Platelet count rose while D-dimer levels dropped as deaths and thrombosis declined, an observational study on anticoagulation shift in COVID-19.

Sjöström A, Wersäll J, Warnqvist A, Farm M, Magnusson M, Oldner A, Ågren A, Antovic JP, Bruzelius M

Thromb Haemost - (-) - [2021-04-08; online 2021-04-08]

High levels of D-dimer and low platelet counts are associated with poor outcome in COVID-19. As anticoagulation appeared to improve survival, hospital-wide recommendations regarding higher doses of anticoagulation was implemented 4/9/2020. To investigate if trends in D-dimer levels and platelet counts associated with death, thrombosis, and the shift in anticoagulation. Retrospective cohort study of 429 patients with COVID-19 at Karolinska University Hospital. Information on D-dimer levels and platelet counts was obtained from laboratory databases and clinical data from medical records. Thirty-day mortality and thrombosis rate was 19% and 18%, respectively. Pulmonary embolism was common; 65/83 (78%). Increased D-dimer levels the first week in hospital were significantly associated with death and thrombosis (OR 6.06; 95% Cl 2.10-17.5, and 3.11; 95% CI 1.20-8.10, respectively). If platelet count increased more than 35×109/L per day, the mortality and thrombotic risk decreased (OR 0.16; 95% CI 0.06-0.41, and OR 0.36; 95% CI 0.17-0.80). After implementation of updated hospital-wide recommendations, the daily mean significantly decreased regarding D-dimer levels while platelet counts rose; -1.93; 95% CI -1.00-2.87 mg/L FEU and 65; 95% CI 54-76 ×109/L and significant risk reductions for death and thrombosis were observed; OR 0.48; 95% CI 0.25-0.92 and 0.35; 95% CI 0.17-0.72. In contrast to D-dimer levels, increase of platelet count over the first week in-hospital was associated with improved survival and reduced thrombotic risk. The daily mean levels of D-dimer dropped while the platelet counts rose, coinciding with increased anticoagulation and a decline in thrombotic burden and mortality.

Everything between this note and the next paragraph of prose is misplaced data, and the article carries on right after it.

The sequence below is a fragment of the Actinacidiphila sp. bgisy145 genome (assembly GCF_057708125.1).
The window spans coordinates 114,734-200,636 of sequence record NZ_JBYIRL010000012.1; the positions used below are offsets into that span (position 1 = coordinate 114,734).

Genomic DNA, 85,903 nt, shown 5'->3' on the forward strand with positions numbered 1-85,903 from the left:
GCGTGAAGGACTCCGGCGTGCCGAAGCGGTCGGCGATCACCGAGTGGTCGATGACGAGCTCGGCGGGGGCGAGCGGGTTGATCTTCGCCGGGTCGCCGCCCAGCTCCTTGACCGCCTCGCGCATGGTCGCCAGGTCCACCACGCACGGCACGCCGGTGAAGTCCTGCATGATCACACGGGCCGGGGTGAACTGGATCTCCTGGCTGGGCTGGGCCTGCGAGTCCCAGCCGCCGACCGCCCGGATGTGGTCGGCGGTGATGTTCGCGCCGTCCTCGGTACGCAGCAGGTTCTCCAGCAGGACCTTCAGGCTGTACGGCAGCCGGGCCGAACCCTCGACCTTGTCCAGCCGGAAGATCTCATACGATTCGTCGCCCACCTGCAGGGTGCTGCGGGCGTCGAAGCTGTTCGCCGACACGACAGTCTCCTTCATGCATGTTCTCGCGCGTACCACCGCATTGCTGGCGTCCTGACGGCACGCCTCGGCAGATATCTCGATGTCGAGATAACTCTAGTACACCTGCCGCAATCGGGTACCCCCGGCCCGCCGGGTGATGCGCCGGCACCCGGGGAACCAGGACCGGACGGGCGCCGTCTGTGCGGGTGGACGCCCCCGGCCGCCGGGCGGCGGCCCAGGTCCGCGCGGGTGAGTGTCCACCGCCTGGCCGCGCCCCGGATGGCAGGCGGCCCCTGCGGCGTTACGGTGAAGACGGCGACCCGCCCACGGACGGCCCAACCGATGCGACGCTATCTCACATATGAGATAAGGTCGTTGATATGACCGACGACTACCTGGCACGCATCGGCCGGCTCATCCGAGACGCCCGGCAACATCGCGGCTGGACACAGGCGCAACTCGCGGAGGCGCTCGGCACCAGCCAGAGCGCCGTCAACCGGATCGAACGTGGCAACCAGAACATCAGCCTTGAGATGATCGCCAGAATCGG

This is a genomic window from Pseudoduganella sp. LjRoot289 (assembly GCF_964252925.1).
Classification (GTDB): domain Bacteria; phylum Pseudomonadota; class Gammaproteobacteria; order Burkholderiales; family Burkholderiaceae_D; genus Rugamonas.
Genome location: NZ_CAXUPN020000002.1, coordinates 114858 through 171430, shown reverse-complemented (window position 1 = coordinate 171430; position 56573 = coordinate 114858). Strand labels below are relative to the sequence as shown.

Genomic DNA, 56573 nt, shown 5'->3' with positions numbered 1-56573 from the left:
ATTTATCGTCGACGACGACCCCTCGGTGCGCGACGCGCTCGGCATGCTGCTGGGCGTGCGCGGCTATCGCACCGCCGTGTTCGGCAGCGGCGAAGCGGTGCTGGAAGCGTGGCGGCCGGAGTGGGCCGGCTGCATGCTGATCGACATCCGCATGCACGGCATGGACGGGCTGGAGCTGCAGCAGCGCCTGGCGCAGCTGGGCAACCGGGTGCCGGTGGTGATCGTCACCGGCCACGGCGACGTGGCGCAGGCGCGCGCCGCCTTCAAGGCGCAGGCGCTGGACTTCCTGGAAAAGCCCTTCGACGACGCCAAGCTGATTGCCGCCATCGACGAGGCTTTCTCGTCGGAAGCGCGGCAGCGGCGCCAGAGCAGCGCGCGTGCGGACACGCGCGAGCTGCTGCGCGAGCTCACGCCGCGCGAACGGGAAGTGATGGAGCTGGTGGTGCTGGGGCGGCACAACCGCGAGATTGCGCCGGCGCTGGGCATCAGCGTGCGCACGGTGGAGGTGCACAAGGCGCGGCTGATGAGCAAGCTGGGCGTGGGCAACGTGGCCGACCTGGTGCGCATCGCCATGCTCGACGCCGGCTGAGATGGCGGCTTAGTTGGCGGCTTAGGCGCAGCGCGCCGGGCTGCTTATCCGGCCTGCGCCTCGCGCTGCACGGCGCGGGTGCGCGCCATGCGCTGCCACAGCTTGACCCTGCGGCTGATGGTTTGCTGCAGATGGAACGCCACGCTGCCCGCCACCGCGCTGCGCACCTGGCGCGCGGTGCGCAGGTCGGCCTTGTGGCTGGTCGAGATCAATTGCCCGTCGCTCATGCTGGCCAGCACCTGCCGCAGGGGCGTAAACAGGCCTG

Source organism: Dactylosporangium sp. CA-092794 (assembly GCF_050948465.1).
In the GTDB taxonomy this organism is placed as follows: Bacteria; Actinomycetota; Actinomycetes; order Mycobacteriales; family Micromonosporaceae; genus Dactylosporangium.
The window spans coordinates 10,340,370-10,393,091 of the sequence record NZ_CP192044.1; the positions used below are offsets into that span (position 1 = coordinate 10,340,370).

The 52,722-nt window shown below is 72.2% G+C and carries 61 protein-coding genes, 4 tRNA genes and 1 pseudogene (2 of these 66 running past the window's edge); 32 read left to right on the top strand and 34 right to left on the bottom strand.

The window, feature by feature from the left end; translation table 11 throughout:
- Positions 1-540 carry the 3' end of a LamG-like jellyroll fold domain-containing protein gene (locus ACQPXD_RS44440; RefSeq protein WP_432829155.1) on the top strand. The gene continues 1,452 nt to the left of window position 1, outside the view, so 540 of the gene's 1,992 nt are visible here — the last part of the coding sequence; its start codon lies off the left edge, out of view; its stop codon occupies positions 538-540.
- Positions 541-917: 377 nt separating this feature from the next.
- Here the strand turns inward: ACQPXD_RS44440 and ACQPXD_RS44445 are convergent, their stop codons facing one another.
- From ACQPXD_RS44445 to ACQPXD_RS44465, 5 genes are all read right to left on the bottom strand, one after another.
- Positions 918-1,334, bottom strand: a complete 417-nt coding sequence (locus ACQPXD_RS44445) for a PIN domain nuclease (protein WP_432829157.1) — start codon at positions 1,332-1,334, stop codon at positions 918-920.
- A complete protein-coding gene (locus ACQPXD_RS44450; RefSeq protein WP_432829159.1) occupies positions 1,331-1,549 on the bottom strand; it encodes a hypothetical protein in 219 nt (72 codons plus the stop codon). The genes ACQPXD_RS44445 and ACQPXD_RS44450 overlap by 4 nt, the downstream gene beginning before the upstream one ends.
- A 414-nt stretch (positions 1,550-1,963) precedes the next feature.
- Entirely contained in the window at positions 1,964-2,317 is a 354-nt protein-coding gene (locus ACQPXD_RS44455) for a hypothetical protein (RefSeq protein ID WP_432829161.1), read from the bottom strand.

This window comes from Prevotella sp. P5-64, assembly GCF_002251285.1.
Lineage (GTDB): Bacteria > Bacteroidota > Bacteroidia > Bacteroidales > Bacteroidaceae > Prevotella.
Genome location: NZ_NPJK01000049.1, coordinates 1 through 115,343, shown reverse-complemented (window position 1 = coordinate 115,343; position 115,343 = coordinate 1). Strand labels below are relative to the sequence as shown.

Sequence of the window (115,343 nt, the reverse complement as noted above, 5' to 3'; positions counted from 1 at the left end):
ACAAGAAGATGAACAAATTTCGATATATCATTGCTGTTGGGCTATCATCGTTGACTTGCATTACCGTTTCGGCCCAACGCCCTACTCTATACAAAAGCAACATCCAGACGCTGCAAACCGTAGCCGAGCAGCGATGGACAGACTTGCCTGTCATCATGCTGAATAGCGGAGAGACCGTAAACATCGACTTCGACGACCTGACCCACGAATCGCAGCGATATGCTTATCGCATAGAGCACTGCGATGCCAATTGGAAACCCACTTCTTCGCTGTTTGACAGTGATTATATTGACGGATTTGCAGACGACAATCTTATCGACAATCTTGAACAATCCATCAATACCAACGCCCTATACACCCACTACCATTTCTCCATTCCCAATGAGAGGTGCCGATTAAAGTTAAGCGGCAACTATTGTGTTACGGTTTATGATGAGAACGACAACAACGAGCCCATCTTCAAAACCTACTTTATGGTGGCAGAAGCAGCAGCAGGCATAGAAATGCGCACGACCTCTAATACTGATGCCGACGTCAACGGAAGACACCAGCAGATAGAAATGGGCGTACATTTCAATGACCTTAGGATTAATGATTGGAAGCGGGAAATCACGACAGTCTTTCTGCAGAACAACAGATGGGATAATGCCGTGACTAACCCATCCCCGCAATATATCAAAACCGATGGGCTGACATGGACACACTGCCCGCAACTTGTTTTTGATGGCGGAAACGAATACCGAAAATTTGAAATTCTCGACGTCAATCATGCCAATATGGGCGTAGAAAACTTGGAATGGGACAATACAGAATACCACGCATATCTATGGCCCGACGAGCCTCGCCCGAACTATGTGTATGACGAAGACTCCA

Category: Biochemistry

Category: Health

Type: Journal article

PubMed 33831964

DOI 10.1055/a-1477-3829

Crossref 10.1055/a-1477-3829


Publications 7.1.2